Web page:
17 March 2009

Presidential Pretention

According to this Military.com article, Obama is "considering deploying National Guard troops to the border."

Huh.

He "doesn't want to 'militarize' the border," BUT...

Well, what would you call it when you have military forces on the border? What's wrong with "militarizing" it?

I'm all for militarizing the border to keep cartel violence out, (though preferably by arming citizens), but it seems to me that the President is missing a step in the chain of command.

He doesn't order Guard troops anywhere.

He asks the governor of a state if he (or she) would be willing to allow the feds to temporarily mobilize some of that state's Guard forces.

As a Guard family, (and there's a big reason I like being state-level), I find this mingling of federal and state powers rather troubling - especially given the Arizona's governor's angling to make sure her state's Guard is mobilized under federal authority.

Am I just way off-base here? Does this happen all the time? Or am I right to be bothered by it?

3 comments:

Jennifer Dunn said...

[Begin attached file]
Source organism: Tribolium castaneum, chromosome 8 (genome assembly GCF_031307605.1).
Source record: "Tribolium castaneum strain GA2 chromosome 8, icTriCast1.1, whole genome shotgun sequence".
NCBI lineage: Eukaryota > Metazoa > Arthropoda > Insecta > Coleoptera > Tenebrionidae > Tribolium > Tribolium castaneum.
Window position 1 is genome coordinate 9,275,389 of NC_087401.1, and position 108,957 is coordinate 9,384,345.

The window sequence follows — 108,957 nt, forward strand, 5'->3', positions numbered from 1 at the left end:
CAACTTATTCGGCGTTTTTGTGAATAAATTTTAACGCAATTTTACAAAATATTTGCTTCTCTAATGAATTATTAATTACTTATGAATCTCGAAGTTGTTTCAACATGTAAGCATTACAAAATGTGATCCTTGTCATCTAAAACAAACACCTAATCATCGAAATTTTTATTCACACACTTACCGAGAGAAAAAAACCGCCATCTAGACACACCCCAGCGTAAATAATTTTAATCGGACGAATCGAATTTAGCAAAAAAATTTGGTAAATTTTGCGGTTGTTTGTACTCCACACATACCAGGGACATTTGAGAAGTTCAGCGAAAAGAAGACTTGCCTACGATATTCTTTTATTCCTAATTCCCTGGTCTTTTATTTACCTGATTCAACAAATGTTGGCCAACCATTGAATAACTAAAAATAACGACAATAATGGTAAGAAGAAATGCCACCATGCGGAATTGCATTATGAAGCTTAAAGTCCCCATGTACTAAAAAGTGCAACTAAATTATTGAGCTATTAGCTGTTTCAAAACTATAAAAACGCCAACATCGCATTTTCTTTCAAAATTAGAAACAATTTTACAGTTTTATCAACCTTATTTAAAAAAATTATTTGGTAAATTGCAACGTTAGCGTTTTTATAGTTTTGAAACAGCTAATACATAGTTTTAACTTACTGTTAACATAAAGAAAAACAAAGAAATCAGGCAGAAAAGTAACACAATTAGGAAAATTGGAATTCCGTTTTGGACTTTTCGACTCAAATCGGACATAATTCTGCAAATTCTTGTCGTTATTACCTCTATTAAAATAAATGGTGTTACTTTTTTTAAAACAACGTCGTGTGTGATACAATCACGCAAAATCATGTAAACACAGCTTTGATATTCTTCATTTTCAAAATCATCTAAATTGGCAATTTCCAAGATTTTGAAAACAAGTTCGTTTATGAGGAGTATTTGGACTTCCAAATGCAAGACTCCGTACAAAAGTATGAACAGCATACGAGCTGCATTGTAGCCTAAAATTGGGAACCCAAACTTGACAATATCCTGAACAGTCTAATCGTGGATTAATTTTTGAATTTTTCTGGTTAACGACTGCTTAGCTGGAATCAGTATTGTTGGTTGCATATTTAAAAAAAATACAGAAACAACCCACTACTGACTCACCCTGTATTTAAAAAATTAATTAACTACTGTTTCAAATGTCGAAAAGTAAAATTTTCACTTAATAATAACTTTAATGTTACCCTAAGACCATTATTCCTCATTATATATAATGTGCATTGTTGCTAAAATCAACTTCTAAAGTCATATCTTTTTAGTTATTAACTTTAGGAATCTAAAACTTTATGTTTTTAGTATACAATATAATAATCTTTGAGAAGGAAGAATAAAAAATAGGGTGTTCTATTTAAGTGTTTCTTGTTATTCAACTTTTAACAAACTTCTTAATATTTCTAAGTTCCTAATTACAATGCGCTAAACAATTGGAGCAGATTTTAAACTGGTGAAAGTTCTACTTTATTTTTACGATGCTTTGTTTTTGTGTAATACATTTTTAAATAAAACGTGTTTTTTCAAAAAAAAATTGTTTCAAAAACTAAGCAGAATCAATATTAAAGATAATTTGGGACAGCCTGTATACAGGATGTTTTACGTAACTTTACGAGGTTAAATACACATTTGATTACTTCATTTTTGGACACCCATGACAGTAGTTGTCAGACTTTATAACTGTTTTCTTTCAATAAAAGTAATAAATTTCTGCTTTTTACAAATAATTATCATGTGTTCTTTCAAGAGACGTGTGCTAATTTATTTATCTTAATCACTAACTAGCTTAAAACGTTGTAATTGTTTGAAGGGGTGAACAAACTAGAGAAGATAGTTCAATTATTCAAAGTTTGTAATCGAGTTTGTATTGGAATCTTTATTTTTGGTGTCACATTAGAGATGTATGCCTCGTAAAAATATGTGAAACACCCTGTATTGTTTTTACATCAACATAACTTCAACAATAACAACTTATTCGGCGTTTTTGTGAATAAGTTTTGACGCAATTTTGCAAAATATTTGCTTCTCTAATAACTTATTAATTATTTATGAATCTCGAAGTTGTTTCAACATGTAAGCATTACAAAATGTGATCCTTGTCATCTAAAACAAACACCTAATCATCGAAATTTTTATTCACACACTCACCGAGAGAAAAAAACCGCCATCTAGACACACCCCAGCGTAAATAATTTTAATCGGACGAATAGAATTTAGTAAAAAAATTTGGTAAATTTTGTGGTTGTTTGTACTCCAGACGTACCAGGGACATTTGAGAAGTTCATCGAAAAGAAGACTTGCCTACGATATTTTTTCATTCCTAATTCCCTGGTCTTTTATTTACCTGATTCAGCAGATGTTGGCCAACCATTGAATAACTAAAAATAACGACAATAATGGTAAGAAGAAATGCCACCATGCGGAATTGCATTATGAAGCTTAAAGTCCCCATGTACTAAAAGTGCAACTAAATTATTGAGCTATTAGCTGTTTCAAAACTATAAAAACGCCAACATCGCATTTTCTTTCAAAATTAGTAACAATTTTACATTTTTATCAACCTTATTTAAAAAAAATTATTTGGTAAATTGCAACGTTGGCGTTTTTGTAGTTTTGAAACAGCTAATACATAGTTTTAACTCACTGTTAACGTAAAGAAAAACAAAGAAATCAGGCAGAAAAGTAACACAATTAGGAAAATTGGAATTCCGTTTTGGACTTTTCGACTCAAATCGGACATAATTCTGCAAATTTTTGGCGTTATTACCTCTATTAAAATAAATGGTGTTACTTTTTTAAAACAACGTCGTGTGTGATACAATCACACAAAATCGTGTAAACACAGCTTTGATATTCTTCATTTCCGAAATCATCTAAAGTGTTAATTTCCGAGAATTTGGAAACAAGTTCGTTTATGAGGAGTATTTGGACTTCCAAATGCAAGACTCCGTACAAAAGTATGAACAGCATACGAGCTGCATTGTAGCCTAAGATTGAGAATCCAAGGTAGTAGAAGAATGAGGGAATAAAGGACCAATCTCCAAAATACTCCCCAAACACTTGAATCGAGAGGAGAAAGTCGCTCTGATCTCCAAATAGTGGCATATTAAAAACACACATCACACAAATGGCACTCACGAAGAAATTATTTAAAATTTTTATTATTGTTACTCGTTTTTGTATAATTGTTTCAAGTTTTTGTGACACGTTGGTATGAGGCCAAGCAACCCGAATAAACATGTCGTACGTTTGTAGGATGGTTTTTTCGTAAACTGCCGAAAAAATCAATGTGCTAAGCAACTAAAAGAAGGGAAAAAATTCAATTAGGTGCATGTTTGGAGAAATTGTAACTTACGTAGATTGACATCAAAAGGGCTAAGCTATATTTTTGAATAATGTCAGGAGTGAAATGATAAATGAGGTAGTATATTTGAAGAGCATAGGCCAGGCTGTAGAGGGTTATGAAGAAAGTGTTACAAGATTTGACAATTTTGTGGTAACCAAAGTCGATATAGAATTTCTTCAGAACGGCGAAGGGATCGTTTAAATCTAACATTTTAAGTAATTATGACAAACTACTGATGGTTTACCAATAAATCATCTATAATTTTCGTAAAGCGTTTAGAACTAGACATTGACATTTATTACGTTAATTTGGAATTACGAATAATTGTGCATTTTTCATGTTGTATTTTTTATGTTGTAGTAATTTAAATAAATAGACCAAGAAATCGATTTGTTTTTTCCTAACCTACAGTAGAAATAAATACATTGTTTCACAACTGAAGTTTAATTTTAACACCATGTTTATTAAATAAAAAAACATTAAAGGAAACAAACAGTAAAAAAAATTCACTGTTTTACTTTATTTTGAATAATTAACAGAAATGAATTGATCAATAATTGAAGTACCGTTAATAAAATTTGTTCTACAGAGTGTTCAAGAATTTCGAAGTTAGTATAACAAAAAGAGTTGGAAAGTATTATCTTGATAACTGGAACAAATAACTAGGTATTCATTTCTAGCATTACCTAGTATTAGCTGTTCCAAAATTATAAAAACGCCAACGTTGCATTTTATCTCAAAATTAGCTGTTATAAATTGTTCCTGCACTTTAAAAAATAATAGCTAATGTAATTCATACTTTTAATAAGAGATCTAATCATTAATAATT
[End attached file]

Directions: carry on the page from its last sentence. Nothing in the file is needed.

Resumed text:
I don't know a lot about the National Guard--but any time the Feds step in at the State level, it sounds foreboding.

Ann said...

I agree. I don't know much, either, but there should not be a presumption of authority over the guard. That is a STATE-level job, and not one that he should be doing!

Carissa said...

Remember when President Bush wanted to "federalize" Lousiana's guard troops after Katrina in 2005?

Well, in 2006, he and Congress greatly increased executive control over the National Guard through the 2007 Defense Authorization Bill... widening the Insurrection Act to include:

"a natural disaster, epidemic, or other serious public health emergency, terrorist attack or incident, or other condition in any State or possession of the United States, the President determines that--" (blah blah blah)

Thankfully, these changes were repealed in 2008, probably due to ALL 50 governors opposing the presidential increase in power. But while they were in effect, Bush legally could have declared a public emergency (HIS definition) and stationed the military anywhere in America, (including taking control of National Guard units without the consent of the governor or local authorities).

The President has had authority to use the National Guard in a limited capacity (congressionally declared war or state of emergency) since the National Defense Act of 1916. But I always assumed that it was with the consent of the governor(s).